Crisis in Dominican Republic deepens
By Lee Sustar | February 20, 2004 | Page 8
ANOTHER FREE-MARKET miracle in Latin America has unraveled into economic collapse, mass protest and repression--this time in the Dominican Republic. Two people were killed and at least 150 were arrested in a two-day general strike last month in an action called to protest skyrocketing inflation and austerity measures that have led to electricity blackouts in parts of the country for as much as 20 hours a day.
And if Dominican President Hipólito Mejía has his way, there's more misery to come under terms of an emergency bailout by the International Monetary Fund (IMF). The IMF aims to make workers and the poor pay for the crisis by raising taxes on alcohol and tobacco, cutting the government budget and limiting public-sector wage increases to 9 percent despite an inflation rate of 43 percent last year.
In the late 1990s, the Dominican Republic was deemed an economic model for Latin America, with growth hitting 7 percent a year under former President Leonel Fernández of the Dominican Liberation Party (PLD). Wealthy, crooked government officials and the middle class prospered as never before. But workers--whose labor fueled the booming sweatshop economy--were shut out.
The poor, disproportionately Black and of Haitian origin, continued to suffer racist discrimination and squalor as social spending totaled just 7 percent of the Gross Domestic Product (GDP)--half the average in Latin America.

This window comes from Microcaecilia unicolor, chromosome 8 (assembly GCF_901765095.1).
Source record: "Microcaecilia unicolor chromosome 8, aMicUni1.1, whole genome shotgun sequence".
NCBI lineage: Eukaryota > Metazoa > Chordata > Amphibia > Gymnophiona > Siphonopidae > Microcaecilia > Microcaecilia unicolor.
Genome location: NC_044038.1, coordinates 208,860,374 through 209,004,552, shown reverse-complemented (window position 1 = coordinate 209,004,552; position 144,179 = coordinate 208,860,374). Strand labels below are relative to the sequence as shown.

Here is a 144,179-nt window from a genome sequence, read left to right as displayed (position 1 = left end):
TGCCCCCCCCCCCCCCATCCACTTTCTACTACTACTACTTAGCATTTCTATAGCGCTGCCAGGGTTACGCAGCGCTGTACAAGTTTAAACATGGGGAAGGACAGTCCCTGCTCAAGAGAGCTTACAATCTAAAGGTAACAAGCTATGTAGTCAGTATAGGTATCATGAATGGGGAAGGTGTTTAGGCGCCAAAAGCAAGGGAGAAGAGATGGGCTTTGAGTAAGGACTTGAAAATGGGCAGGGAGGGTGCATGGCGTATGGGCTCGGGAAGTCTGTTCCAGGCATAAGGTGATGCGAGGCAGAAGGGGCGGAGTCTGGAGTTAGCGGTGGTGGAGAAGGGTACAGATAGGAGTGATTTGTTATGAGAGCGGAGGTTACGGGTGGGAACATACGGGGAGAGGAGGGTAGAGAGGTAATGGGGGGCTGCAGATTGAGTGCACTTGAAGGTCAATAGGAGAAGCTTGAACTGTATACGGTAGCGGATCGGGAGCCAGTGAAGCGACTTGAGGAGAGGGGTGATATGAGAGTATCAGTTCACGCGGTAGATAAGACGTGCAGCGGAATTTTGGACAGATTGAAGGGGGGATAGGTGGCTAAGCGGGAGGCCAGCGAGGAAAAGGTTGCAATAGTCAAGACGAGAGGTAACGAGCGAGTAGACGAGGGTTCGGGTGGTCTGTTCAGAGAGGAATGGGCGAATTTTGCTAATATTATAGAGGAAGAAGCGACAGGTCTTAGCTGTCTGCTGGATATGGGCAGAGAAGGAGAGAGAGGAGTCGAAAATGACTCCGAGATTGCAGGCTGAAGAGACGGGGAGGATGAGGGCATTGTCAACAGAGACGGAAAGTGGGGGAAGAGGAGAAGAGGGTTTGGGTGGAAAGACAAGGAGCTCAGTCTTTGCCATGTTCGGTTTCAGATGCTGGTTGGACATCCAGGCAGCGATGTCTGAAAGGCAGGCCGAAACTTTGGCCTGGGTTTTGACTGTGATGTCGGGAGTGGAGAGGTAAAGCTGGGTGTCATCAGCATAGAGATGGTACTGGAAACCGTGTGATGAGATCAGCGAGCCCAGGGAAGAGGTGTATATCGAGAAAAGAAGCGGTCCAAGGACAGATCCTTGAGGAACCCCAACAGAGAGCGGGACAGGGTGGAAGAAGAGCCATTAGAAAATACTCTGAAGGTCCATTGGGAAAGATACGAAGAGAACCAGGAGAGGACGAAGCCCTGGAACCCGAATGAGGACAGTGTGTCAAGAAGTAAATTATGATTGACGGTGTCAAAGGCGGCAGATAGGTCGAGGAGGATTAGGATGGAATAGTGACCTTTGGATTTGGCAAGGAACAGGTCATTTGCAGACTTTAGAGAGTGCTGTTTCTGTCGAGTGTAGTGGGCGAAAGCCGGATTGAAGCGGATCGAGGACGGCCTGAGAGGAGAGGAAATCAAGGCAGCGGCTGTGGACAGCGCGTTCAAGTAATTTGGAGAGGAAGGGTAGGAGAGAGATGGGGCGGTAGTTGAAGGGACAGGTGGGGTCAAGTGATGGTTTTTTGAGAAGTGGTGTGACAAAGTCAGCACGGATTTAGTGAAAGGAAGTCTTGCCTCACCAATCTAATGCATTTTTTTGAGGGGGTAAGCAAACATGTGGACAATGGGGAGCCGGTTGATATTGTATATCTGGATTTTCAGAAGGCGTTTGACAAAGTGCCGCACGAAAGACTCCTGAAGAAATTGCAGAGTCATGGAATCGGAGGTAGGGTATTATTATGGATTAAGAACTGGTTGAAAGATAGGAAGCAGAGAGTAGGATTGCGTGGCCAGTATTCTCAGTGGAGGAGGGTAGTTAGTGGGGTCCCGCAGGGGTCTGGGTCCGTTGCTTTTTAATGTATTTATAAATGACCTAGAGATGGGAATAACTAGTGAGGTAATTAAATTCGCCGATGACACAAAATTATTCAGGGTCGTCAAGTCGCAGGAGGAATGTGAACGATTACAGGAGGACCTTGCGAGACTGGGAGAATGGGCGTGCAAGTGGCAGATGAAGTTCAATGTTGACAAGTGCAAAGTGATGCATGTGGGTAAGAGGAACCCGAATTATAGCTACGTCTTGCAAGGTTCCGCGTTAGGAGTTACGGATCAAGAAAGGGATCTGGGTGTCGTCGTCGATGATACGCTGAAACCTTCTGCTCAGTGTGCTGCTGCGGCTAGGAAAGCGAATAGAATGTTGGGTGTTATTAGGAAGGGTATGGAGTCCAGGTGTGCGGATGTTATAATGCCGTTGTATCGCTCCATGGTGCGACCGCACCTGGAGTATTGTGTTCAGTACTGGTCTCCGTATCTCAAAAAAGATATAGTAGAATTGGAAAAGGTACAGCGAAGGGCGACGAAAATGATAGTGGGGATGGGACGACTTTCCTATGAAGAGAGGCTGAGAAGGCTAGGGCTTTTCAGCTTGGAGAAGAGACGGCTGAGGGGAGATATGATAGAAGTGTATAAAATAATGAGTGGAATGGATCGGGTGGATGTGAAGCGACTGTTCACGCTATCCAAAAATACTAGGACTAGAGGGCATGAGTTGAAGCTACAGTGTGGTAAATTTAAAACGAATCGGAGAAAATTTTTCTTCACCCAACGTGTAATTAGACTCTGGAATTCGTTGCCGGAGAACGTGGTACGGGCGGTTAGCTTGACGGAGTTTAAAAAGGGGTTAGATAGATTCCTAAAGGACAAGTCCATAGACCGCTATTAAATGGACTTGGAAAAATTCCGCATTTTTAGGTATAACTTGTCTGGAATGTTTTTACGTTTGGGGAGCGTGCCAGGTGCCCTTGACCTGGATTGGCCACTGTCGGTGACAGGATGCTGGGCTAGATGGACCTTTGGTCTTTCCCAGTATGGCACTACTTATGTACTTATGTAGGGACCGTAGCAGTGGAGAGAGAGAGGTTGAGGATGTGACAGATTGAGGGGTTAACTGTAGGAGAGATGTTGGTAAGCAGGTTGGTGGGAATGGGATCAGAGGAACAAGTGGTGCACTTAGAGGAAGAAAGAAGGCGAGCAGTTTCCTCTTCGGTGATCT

As the 2000 presidential candidate of the nominally left-of-center Democratic Revolutionary Party (PRD), Mejia waged a successful campaign based on the slogan "People First" and an end to corruption. Once in office, he cozied up to leading businessmen like Ramón Báez Figueroa, the head of Banco Intercontinental, and Baninter, the country's second-largest bank, which gave Mejia two SUVs.
But Baninter went bust when regulators discovered that hundreds of millions of dollars had been siphoned out of the bank. The government stepped in to bail out depositors--including those of the wealthy in offshore accounts--doubling the Dominican Republic's debt overnight.
The result was a free fall in the country's currency, the peso. Prices surged out of control, and blackouts ensued because the government can't afford to pay the subsidies that keep power affordable.
Elections are set for May, with Fernández set for a comeback in a contest with Mejía--so more austerity policies are in the offing whoever wins. The potential for a different kind of politics in the Dominican Republic lies in the struggles and strikes of recent weeks.